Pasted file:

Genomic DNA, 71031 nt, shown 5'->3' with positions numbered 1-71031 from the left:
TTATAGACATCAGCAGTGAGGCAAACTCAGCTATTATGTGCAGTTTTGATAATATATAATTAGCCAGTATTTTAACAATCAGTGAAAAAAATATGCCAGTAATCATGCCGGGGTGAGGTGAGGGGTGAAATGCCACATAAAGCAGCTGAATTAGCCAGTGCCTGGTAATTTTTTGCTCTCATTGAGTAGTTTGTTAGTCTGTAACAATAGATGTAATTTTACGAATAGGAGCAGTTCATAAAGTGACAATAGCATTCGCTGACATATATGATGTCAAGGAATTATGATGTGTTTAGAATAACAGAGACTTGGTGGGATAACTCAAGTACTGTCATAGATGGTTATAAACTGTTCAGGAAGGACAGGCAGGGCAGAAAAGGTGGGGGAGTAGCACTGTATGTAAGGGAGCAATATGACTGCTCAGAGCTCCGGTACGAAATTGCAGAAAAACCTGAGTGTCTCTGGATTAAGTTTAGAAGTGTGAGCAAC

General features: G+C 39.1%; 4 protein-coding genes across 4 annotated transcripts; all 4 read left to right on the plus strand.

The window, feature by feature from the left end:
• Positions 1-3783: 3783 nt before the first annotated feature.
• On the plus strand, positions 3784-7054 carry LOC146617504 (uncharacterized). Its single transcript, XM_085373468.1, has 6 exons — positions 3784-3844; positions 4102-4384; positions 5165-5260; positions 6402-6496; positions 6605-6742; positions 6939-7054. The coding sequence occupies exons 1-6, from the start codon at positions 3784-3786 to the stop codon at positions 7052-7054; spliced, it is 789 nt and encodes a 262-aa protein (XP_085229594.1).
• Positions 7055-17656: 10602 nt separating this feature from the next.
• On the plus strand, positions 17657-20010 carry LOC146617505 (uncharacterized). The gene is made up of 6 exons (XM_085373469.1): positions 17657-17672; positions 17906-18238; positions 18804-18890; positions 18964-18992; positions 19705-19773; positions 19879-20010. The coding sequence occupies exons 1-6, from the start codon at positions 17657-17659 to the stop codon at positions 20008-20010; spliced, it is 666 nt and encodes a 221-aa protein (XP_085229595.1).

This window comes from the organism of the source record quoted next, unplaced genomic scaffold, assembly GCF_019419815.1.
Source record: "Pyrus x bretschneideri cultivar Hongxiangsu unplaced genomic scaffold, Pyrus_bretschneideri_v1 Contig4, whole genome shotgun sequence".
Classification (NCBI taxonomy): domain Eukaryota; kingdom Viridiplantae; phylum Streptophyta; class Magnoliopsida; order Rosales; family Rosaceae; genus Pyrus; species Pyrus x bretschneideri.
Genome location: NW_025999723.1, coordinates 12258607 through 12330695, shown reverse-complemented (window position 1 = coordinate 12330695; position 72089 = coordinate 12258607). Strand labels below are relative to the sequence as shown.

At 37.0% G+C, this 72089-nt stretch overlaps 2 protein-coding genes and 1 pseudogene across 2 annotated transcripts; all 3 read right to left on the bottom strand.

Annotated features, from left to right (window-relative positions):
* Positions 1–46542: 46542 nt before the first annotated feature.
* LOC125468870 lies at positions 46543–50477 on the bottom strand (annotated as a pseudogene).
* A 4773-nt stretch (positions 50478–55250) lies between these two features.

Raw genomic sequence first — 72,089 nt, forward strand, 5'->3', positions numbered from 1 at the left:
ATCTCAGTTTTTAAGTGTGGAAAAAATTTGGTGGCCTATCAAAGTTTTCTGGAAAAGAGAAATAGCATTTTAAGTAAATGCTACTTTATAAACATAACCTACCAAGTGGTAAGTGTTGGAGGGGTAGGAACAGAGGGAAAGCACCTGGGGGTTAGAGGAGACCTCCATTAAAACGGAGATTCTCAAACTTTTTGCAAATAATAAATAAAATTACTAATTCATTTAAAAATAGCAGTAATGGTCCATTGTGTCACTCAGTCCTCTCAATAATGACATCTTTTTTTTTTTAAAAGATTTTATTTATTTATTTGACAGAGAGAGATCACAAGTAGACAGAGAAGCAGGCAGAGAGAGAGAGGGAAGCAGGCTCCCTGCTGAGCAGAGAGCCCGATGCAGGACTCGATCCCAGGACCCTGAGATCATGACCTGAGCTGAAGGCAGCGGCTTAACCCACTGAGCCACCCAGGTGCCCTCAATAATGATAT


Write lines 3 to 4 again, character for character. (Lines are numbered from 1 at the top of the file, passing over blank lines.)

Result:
General features: G+C 39.1%; 4 protein-coding genes across 4 annotated transcripts; all 4 read left to right on the plus strand.

The window, feature by feature from the left end: